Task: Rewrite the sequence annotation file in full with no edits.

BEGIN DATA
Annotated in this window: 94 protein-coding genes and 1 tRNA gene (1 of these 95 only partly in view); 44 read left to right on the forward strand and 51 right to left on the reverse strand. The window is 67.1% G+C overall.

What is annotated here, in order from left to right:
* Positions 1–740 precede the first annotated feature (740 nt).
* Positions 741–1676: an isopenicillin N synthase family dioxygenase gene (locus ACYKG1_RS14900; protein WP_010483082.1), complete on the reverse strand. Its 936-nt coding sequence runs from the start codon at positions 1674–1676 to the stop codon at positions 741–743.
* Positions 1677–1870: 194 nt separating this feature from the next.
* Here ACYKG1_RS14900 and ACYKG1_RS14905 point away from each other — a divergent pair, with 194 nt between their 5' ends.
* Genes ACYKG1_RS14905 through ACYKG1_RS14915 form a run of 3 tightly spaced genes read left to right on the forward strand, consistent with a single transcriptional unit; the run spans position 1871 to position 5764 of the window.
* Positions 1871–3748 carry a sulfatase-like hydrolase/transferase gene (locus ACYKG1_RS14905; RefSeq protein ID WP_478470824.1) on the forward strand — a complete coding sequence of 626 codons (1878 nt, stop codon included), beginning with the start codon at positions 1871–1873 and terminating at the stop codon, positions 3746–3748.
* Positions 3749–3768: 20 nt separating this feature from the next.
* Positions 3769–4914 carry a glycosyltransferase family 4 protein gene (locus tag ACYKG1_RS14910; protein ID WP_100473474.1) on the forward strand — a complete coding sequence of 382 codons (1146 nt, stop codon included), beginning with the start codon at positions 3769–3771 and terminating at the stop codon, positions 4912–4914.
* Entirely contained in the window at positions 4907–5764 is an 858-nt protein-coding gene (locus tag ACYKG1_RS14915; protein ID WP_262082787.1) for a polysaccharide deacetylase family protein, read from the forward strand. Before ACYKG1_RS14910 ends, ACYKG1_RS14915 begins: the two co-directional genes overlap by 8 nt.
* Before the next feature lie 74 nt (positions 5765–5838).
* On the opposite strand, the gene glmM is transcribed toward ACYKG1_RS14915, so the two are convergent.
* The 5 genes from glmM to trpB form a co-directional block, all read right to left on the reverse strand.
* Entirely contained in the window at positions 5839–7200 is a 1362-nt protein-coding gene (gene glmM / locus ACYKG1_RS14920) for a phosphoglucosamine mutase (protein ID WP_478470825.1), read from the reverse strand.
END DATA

Annotated in this window: 94 protein-coding genes and 1 tRNA gene (1 of these 95 only partly in view); 44 read left to right on the forward strand and 51 right to left on the reverse strand. The window is 67.1% G+C overall.

What is annotated here, in order from left to right:
* Positions 1–740 precede the first annotated feature (740 nt).
* Positions 741–1676: an isopenicillin N synthase family dioxygenase gene (locus ACYKG1_RS14900; protein WP_010483082.1), complete on the reverse strand. Its 936-nt coding sequence runs from the start codon at positions 1674–1676 to the stop codon at positions 741–743.
* Positions 1677–1870: 194 nt separating this feature from the next.
* Here ACYKG1_RS14900 and ACYKG1_RS14905 point away from each other — a divergent pair, with 194 nt between their 5' ends.
* Genes ACYKG1_RS14905 through ACYKG1_RS14915 form a run of 3 tightly spaced genes read left to right on the forward strand, consistent with a single transcriptional unit; the run spans position 1871 to position 5764 of the window.
* Positions 1871–3748 carry a sulfatase-like hydrolase/transferase gene (locus ACYKG1_RS14905; RefSeq protein ID WP_478470824.1) on the forward strand — a complete coding sequence of 626 codons (1878 nt, stop codon included), beginning with the start codon at positions 1871–1873 and terminating at the stop codon, positions 3746–3748.
* Positions 3749–3768: 20 nt separating this feature from the next.
* Positions 3769–4914 carry a glycosyltransferase family 4 protein gene (locus tag ACYKG1_RS14910; protein ID WP_100473474.1) on the forward strand — a complete coding sequence of 382 codons (1146 nt, stop codon included), beginning with the start codon at positions 3769–3771 and terminating at the stop codon, positions 4912–4914.
* Entirely contained in the window at positions 4907–5764 is an 858-nt protein-coding gene (locus tag ACYKG1_RS14915; protein ID WP_262082787.1) for a polysaccharide deacetylase family protein, read from the forward strand. Before ACYKG1_RS14910 ends, ACYKG1_RS14915 begins: the two co-directional genes overlap by 8 nt.
* Before the next feature lie 74 nt (positions 5765–5838).
* On the opposite strand, the gene glmM is transcribed toward ACYKG1_RS14915, so the two are convergent.
* The 5 genes from glmM to trpB form a co-directional block, all read right to left on the reverse strand.
* Entirely contained in the window at positions 5839–7200 is a 1362-nt protein-coding gene (gene glmM / locus ACYKG1_RS14920) for a phosphoglucosamine mutase (protein ID WP_478470825.1), read from the reverse strand.